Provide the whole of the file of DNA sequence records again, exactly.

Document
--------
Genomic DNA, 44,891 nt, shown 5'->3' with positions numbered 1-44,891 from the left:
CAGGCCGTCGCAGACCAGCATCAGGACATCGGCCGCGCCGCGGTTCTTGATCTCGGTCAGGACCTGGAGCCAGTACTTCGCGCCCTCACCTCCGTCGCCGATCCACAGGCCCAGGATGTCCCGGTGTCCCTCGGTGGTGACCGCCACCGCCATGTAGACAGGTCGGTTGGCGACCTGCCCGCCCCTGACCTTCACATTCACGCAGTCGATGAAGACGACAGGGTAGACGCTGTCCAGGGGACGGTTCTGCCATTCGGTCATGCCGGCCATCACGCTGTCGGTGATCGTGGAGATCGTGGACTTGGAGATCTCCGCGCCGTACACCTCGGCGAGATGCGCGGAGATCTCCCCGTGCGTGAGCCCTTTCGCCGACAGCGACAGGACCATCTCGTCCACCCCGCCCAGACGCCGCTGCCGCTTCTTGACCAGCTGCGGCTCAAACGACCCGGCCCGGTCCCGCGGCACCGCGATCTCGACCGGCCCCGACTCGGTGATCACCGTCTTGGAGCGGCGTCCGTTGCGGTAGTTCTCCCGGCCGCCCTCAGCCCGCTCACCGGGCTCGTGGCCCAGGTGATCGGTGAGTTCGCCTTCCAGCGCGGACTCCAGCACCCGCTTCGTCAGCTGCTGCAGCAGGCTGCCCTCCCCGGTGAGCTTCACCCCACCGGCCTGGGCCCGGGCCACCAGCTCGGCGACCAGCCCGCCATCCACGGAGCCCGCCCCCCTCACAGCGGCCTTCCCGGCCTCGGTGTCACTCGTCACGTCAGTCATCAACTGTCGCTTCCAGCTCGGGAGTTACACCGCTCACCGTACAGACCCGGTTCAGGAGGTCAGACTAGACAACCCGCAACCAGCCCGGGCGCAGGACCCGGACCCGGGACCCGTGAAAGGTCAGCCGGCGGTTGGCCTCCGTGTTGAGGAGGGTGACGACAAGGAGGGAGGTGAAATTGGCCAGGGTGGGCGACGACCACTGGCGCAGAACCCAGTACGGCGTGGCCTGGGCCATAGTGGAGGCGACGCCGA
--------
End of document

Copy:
Genomic DNA, 44,891 nt, shown 5'->3' with positions numbered 1-44,891 from the left:
CAGGCCGTCGCAGACCAGCATCAGGACATCGGCCGCGCCGCGGTTCTTGATCTCGGTCAGGACCTGGAGCCAGTACTTCGCGCCCTCACCTCCGTCGCCGATCCACAGGCCCAGGATGTCCCGGTGTCCCTCGGTGGTGACCGCCACCGCCATGTAGACAGGTCGGTTGGCGACCTGCCCGCCCCTGACCTTCACATTCACGCAGTCGATGAAGACGACAGGGTAGACGCTGTCCAGGGGACGGTTCTGCCATTCGGTCATGCCGGCCATCACGCTGTCGGTGATCGTGGAGATCGTGGACTTGGAGATCTCCGCGCCGTACACCTCGGCGAGATGCGCGGAGATCTCCCCGTGCGTGAGCCCTTTCGCCGACAGCGACAGGACCATCTCGTCCACCCCGCCCAGACGCCGCTGCCGCTTCTTGACCAGCTGCGGCTCAAACGACCCGGCCCGGTCCCGCGGCACCGCGATCTCGACCGGCCCCGACTCGGTGATCACCGTCTTGGAGCGGCGTCCGTTGCGGTAGTTCTCCCGGCCGCCCTCAGCCCGCTCACCGGGCTCGTGGCCCAGGTGATCGGTGAGTTCGCCTTCCAGCGCGGACTCCAGCACCCGCTTCGTCAGCTGCTGCAGCAGGCTGCCCTCCCCGGTGAGCTTCACCCCACCGGCCTGGGCCCGGGCCACCAGCTCGGCGACCAGCCCGCCATCCACGGAGCCCGCCCCCCTCACAGCGGCCTTCCCGGCCTCGGTGTCACTCGTCACGTCAGTCATCAACTGTCGCTTCCAGCTCGGGAGTTACACCGCTCACCGTACAGACCCGGTTCAGGAGGTCAGACTAGACAACCCGCAACCAGCCCGGGCGCAGGACCCGGACCCGGGACCCGTGAAAGGTCAGCCGGCGGTTGGCCTCCGTGTTGAGGAGGGTGACGACAAGGAGGGAGGTGAAATTGGCCAGGGTGGGCGACGACCACTGGCGCAGAACCCAGTACGGCGTGGCCTGGGCCATAGTGGAGGCGACGCCGA